“I’m not looking at what’s best for Banner right now,” said Bronson Jones, a part-owner of the company and its chief executive. “I’m looking at what’s best for the national economy. The U.S. has been taken advantage of for too long.”
That proposition, tracing a volatile political fault line, is frequently encountered on the factory floor here, a few miles from this prosperous city’s gleaming downtown.
Casey Jackson, a maintenance technician, said he would support the tariffs even if they cost him personally. “If it comes out of my paycheck, so be it,” he said. “You got to look at the big picture. That tiny bit of sacrifice we make will create jobs.”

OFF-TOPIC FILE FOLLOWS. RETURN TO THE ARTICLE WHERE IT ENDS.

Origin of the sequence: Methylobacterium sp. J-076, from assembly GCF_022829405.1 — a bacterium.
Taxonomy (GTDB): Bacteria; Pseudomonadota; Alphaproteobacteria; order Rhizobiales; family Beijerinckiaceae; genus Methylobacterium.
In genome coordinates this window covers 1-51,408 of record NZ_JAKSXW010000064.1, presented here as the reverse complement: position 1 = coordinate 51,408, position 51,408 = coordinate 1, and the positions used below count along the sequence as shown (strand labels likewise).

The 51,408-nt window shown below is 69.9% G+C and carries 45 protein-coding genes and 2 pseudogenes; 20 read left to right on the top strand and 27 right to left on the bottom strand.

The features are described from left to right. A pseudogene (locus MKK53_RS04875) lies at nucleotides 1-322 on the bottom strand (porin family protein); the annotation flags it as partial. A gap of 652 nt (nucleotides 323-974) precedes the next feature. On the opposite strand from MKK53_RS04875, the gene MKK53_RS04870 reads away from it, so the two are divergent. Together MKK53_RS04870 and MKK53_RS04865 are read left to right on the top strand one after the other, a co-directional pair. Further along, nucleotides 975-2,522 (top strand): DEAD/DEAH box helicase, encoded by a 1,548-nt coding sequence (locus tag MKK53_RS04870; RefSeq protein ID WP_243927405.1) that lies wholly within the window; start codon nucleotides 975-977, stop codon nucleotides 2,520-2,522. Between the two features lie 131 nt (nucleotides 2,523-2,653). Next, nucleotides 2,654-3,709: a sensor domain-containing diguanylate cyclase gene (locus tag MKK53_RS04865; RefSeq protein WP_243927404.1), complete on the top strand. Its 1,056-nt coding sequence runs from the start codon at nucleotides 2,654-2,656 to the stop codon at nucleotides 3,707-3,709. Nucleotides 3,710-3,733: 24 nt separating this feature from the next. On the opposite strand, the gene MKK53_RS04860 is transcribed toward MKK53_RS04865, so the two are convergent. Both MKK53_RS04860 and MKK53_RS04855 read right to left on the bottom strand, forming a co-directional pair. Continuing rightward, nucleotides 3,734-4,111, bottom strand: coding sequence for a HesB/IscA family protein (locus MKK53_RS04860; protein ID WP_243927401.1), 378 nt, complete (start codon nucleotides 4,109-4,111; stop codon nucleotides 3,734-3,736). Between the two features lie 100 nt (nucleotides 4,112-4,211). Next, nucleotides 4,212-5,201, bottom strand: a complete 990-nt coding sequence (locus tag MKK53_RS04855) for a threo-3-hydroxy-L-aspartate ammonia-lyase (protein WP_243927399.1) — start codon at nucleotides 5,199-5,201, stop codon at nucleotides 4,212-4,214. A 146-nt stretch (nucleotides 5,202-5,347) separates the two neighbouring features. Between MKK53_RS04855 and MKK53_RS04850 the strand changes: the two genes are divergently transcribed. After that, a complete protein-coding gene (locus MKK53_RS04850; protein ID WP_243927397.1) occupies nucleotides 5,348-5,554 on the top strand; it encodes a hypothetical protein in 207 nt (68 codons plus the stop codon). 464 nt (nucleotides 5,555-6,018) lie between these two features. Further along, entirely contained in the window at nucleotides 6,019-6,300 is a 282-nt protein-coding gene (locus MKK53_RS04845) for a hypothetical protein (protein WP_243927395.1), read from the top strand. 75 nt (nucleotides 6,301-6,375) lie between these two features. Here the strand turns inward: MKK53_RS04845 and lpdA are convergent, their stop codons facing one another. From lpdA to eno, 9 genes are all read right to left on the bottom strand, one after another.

While the manufacturing sector is on the upswing nationally — factories have added 344,000 jobs since the beginning of 2017 — there is an abiding sense of siege among factory workers and executives alike, of having been shortchanged in the trade equation.